Yet, every Friday, Palestinian villagers losing precious agricultural land to Israel’s wall turn out to protest peacefully. Unarmed farmers and entire families march to defend their lands. They do so though 16 have been killed, many just kids. They continue to show up though thousands have been injured.
In October, I expressed concern over the arrest of my colleague Mohammed Othman. Shortly before his arrest, Israeli soldiers at a West Bank checkpoint took him aside and warned, “We’re going to arrest you, but it’s difficult with you because all you do is talk.” I wrote then, “If talking is a crime, if urging the international community to hold Israel accountable for theft of our land is a crime, then we all are vulnerable.”
Less than two months later I, too, was sitting in an Israeli prison cell – for talking too much.
As they dragged me from my house, Israeli occupation forces threatened my family’s well-being, saying they would only see me again after a prisoner exchange.
Because we Palestinians are under military occupation, where military decrees sharply limit political activity, the struggle for our most basic human rights is, by default, criminalized. Once arrested, protesters do not face civil courts, but military courts which blatantly violate international standards of fair trial.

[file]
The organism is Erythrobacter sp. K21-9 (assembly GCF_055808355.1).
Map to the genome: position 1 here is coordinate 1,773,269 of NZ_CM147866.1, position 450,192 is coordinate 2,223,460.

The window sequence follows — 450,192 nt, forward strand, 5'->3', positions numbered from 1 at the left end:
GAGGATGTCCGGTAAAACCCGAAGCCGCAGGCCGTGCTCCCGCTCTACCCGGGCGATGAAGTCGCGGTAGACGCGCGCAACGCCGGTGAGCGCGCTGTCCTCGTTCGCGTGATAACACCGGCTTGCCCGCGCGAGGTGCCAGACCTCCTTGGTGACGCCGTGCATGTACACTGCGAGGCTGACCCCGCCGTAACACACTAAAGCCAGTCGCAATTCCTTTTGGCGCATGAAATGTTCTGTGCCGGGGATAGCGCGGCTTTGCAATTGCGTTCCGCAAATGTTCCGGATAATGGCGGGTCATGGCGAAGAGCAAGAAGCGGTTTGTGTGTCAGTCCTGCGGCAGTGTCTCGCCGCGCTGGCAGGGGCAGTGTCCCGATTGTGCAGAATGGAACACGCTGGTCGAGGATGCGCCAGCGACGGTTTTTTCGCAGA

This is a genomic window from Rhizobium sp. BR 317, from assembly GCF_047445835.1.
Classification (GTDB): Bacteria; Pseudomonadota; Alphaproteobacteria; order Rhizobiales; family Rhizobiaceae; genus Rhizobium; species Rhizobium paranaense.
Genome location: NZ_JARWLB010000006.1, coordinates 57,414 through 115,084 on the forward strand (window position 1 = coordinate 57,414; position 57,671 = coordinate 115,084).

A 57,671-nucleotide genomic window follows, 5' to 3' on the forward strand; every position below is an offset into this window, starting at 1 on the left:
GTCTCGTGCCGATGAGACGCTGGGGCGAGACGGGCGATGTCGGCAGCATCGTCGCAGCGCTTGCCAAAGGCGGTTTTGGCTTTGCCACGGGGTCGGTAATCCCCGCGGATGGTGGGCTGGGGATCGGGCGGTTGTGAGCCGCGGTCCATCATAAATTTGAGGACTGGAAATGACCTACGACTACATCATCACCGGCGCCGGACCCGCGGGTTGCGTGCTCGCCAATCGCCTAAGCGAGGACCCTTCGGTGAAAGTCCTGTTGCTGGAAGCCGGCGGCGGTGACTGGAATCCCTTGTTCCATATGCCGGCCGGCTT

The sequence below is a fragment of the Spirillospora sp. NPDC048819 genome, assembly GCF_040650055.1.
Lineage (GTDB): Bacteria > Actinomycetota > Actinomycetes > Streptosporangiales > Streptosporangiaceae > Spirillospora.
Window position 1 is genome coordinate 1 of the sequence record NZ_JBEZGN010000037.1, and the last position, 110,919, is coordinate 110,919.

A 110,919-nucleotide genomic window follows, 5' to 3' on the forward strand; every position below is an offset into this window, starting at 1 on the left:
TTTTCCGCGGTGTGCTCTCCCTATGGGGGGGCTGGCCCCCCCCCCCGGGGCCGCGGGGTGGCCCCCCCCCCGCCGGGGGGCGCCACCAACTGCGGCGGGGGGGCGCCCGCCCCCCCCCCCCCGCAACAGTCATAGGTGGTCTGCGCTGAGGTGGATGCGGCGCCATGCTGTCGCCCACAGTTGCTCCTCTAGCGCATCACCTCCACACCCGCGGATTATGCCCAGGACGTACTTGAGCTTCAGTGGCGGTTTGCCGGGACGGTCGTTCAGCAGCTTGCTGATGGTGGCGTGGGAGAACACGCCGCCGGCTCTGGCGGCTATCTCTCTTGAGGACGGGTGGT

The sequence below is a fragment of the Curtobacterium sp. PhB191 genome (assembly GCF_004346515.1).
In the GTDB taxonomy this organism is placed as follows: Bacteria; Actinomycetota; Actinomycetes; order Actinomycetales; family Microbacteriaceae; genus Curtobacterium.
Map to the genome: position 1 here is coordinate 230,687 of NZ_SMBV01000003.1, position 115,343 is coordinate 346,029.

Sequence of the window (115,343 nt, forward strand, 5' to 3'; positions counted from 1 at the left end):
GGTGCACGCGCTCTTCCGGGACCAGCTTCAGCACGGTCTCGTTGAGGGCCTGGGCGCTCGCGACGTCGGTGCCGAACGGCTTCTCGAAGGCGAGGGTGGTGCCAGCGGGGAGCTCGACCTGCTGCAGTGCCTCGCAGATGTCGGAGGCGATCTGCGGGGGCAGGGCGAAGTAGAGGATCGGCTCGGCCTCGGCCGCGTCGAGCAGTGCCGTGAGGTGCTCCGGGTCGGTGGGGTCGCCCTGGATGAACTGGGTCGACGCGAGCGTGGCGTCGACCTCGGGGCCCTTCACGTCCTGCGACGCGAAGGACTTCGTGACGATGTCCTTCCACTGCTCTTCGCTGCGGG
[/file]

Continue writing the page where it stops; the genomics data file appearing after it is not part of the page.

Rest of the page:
Meanwhile, the U.S. continues to enable Israel's oppression and theft of land to the tune of $5.5 billion annually, fueling more anti-American feeling in the Middle East.
I've been thinking for a while that there are (at least) two unlikely pre-conditions that must be met before there will be peace in this region:
- The existence of Israel must be recognized a fait accompli. It has no special "right to exist" any more than than did the U.S.S.R., Austria–Hungary, or any of the other nations that have come and gone; but the people living there now are there and, so long as they respect the rights of others, have the right to be free from violence. This does not mean that the Palestinian people give up the right of self-defense.
- The existence of Israel must be recognized and admitted to be based on a huge crime, dating back to the 1917 Balfour Declaration when the U.K. decided it could exploit the Zionist movement for its own geopolitical benefit by supporting a "the establishment in Palestine of a national home for the Jewish people," and never mind all the people already living there. This does not mean that the people of Israel all have to pack up and leave, any more than the fact that the United States was founded on the genocide of the Native peoples means that I need to move to the homeland of my ancestors.
But so long as so many Americans believe that Palestine was essentially empty until Israel was formed, and so many Palestinians still think it's possible to expel the invaders, and so many Israelis actually believe that they have some divine right to that land, and so long as we ignore the fact that most of the trouble can be traced to the goddamn British Empire and fail to demand aid and compensation for the region from the U.K., the blood and the tears will continue.